I remember when I was leaving for my first solo trip I was more doubtful than ever. I couldn’t decide a thing. I thought I was unprepared. I was scared and I feared I won’t be able to survive for long. And such fears are only natural. Travelling alone for the first time can be doubtful. It forces us to overthink. Would it be safe? Would the journey be interesting? What would people think? People have all kind of doubts.
Last week, a reader asked me on Facebook if his language can make his solo travelling in North of India, tough. He belonged from the South. In his words “Is language a barrier for travelling? I was planning to travel the north of India next year but I don’t know Hindi. Can it be a problem? PS: I am travelling solo!”
“PS I am travelling solo” — his message ended with the most important consideration!
A solo traveller is always scared of a new language, not until he has experienced a few solo journeys before. I remember I tried so hard to learn a few phrases in Dzonkha, using the internet, before I even reached Bhutan — for my first ever solo journeys. But as I travelled a little more, familiarized myself to the art of long-term travelling, I realised that language makes from little to no impact, on our survival. But if the idea of travelling was more than just survival, and you wanted to know the country’s local culture, then language can play a difference.
I have missed a lot during my journeys, while travelling through places whose local language made no sense to me. Yet, learning a new language, right from the scratch, was never a viable solution. So, I kept myself limited to learning a few phrases.
Learn A Few Phrases
I am something more of a long term world traveller. And every two months I find myself travelling a place, whose native language is totally different than the others I’ve travelled in the past. So learning a new language, right from the scratch, is not possible. This is also because of personal inabilities (yes, I am a slow learner!). But even if I was quick at it, I couldn’t be bothered.
However, learning a few basic phrases, is important, and isn’t much of a tall order. This includes Hello. How much is it? Thank you and Goodbye – with ‘how much is it?’ being the most important. In addition to that, learn how to count in local language. Don’t bother with the names of common food – because you’re eventually going to recognise the food as you see it.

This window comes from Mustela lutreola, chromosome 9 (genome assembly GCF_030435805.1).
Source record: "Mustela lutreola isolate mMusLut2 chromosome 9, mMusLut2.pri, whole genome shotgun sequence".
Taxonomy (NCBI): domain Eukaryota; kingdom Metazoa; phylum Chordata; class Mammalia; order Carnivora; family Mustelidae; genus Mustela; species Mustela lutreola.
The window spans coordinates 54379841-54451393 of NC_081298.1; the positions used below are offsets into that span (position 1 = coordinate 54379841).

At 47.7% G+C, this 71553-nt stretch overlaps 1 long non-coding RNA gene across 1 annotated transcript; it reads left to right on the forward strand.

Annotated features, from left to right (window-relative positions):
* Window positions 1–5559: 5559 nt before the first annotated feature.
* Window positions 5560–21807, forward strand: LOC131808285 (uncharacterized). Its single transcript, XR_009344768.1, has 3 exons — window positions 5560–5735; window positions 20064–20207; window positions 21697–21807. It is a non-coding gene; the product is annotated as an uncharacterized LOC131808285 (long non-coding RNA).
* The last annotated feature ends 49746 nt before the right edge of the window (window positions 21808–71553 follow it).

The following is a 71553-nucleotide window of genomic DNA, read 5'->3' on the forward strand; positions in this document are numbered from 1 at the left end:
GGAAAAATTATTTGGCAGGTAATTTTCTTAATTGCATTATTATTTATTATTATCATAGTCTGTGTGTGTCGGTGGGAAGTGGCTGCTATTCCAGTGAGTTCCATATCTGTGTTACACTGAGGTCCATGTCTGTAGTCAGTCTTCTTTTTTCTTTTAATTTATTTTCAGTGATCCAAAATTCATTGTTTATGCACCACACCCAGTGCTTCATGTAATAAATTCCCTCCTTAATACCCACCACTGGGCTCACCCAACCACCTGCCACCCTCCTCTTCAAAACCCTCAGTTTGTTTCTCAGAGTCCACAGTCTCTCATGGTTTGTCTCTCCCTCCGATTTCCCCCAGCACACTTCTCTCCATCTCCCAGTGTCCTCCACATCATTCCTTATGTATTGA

All this can usually be mastered within a few days. Progressing from there, to a level where you can get around on a daily basis in the local language (ie. ask around for cheap hotels, make simple conversation about yourself with people you meet, go and bargain in the market) usually requires some effort, and you master that on your own.
So as I said, I don’t believe it’s so much ‘Important’ to speak a local language when visiting a new place, but I strongly recommend learning a few local phrases. You can impress local people so much easily by saying a few words in their language. I can say please, thank you, hello and goodbye in around 20 different Indian languages, in addition to Thai, Khmer and Dzonkha. In Thai, I can even string a few sentences together.
What If You Still Can’t Speak A Word In The Local Language
Go to a hotel: Look for the nearest lodging, preferably a big hotel, which might be most accustomed to dealing with international guests, as this can be your best option to find a person on staff who can speak English.
Find a tourist office: As with hotels, tourist offices are familiar with little English and can interact with unaccustomed visitors. Though finding a tourist office in many countries is a tough task, but if you can find one, it’s great. Most tourist offices also give free maps to around the city.
Look for young people: Reaching out to younger locals always help. If I want directions to a place, or some other question is troubling me, I always go to young people. I’ve found that people in their 20’s tend to be more likely to have studied or remember English. If not, they always find a way to your rescue.
Sign it out: When nothing works, hand gestures, sketches and even funny Indian head-wobbling can work to convey your message. They’re most effective when words fail. Though seemingly innocent hand gestures in your own culture could prove offensive elsewhere in the world. So be careful with it!
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